Mud losses are another challenge on Harding and have been encountered in all hole sections. The grid sands, injected sands, and Balder massive sandstones have had severe mud losses on many wells. Losses varied from low volume to total losses, which in turn led to hole abandonment and side-tracking. Extensive modeling carried out in-house and with the mud supplier identified the need to underream the overburden section of the IS6 well. This was to ensure that the formation fracture gradients were not exceeded, even if the minimum predicted values were encountered during drilling.

Underreaming has been required as standard especially in the overburden and reservoir sections. Through careful mud weight consideration, and the expectation that there would be no significant shale in the reservoir, it was decided that well IS6 would be drilled conventionally without the use of managed pressure drilling.

The pilot hole of the well IS6 was kicked off from the existing 95⁄8-in. casing and drilled to total depth (TD) and partially underreamed. Once the fluid contacts were determined, a cement plug was set across the underreamed ledge, and a side-track was subsequently drilled to place the main bore of the well. The cement plug was also to act as a barrier to isolate the reservoir sands at the IS6 Pilot TD.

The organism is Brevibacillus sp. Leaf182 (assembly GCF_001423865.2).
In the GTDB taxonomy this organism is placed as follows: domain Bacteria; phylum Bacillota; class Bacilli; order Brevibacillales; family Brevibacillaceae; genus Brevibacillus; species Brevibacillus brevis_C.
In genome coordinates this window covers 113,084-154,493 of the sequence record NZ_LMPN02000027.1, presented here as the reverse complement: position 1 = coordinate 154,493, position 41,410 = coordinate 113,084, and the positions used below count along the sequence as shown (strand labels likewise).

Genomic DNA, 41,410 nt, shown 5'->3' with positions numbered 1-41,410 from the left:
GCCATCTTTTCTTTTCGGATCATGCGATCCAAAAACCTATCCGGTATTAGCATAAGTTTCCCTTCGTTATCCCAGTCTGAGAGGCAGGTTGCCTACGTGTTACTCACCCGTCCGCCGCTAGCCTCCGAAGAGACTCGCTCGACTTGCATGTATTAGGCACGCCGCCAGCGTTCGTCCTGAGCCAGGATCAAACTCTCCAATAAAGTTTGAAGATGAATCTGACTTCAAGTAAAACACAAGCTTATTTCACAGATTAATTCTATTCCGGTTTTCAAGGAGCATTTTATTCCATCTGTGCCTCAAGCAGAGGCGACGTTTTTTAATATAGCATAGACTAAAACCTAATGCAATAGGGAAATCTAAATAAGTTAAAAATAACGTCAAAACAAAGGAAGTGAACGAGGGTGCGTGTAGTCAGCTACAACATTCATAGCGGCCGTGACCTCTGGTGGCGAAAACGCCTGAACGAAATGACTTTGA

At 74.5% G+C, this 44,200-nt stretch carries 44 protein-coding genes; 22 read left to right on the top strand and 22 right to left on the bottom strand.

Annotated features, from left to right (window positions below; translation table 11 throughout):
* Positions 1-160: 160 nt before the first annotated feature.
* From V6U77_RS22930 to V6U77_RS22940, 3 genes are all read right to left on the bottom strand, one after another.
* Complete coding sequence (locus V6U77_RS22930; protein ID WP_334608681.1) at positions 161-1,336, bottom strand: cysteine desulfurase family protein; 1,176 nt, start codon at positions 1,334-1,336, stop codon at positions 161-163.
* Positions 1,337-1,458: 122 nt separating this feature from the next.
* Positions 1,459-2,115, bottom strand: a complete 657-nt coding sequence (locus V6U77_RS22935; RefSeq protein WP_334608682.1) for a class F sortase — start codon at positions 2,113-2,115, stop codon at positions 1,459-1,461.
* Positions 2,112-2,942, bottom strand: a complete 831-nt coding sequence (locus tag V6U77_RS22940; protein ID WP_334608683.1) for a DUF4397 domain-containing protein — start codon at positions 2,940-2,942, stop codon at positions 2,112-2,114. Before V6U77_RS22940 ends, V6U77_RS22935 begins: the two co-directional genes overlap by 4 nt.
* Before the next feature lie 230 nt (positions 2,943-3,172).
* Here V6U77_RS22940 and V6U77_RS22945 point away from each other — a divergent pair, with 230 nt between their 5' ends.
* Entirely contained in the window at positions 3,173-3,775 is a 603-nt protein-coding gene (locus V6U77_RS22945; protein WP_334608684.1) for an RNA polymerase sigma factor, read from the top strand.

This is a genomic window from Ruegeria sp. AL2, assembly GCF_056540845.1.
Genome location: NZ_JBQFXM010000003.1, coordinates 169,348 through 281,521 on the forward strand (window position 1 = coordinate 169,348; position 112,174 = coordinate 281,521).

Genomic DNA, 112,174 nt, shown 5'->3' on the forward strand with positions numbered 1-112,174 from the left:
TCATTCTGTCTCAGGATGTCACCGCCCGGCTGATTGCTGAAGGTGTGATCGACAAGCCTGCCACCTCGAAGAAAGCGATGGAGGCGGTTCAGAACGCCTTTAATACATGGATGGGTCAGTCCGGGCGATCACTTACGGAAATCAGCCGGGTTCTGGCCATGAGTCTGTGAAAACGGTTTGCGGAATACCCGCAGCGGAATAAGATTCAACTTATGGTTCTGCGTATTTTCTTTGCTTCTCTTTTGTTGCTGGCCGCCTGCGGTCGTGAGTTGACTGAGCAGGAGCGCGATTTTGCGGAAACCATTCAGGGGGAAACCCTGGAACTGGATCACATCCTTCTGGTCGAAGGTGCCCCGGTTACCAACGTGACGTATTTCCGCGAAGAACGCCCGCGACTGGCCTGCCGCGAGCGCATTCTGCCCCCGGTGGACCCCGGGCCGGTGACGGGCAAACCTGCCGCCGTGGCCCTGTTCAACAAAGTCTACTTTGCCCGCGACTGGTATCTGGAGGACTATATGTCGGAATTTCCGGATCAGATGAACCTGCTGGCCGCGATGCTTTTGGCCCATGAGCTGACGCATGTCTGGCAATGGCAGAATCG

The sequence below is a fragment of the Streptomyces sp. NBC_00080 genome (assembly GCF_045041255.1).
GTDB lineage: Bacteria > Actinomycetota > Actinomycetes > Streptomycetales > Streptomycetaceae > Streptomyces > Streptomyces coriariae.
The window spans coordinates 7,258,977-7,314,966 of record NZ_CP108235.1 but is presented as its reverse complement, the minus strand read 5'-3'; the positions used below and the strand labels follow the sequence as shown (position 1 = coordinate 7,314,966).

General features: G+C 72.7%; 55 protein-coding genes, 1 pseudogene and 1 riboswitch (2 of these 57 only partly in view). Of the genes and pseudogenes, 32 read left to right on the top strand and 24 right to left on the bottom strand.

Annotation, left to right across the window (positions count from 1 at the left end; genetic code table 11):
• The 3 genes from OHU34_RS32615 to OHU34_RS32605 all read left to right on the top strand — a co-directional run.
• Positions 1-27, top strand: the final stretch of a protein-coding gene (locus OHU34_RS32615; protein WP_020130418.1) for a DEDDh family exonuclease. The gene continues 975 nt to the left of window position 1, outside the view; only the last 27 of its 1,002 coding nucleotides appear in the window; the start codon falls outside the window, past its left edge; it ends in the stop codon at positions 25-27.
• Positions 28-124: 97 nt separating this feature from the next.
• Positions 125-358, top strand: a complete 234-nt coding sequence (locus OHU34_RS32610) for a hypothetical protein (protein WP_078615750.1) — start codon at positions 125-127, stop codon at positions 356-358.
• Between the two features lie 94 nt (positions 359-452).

The main bore was drilled as an 8½-in. by 97⁄8-in. hole section interval, planned to TD of 11,020 ft MD (measured depth). It was drilled with a minimum mud weight of 11.6 ppg OBM (oil-based mud) with simultaneous underreaming required to reduce equivalent circulating density (ECD), and allow drilling and cementing operations to be conducted within a narrow pressure window between formation fracture and collapse. This hole section was to be cased off down to a planned depth of 10,924 ft MD with a 75⁄8-in. liner. The liner was to be cemented using a light-weight slurry (~12.5 ppg) to avoid formation fracture and losses during cementing operations.

Matching bit to reamer

As typical rotary or directional bottomhole assemblies (BHA) have reamers placed many feet behind the bit, the reamer loads can vary compared to the bit loads. This is due to two reasons: the bit and reamer can be in different formations; and the aggressiveness of the bit does not match the aggressiveness of the reamer.

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Optimized six-bladed PDC bit, IADC M223. (All images courtesy Baker Hughes)

The bit design and aggressiveness of the bit and reamer was analyzed and coordinated to better balance the loads seen while drilling through homogenous formations.

A common misconception in the industry is that matching bits with reamers means having the same cutter sizes on both tools, or following a set of simplistic equations. These assumptions fail to consider some aspects of the drilling process. The bit and the reamer interact with the formation differently and drilling dynamics are consequently different. Even mechanical rock properties may vary. For example, by the time the reamer starts drilling a new formation, some of the inner formation stresses of the said formation may have been released. Typically, the reamer would have a higher aggressiveness than the bit.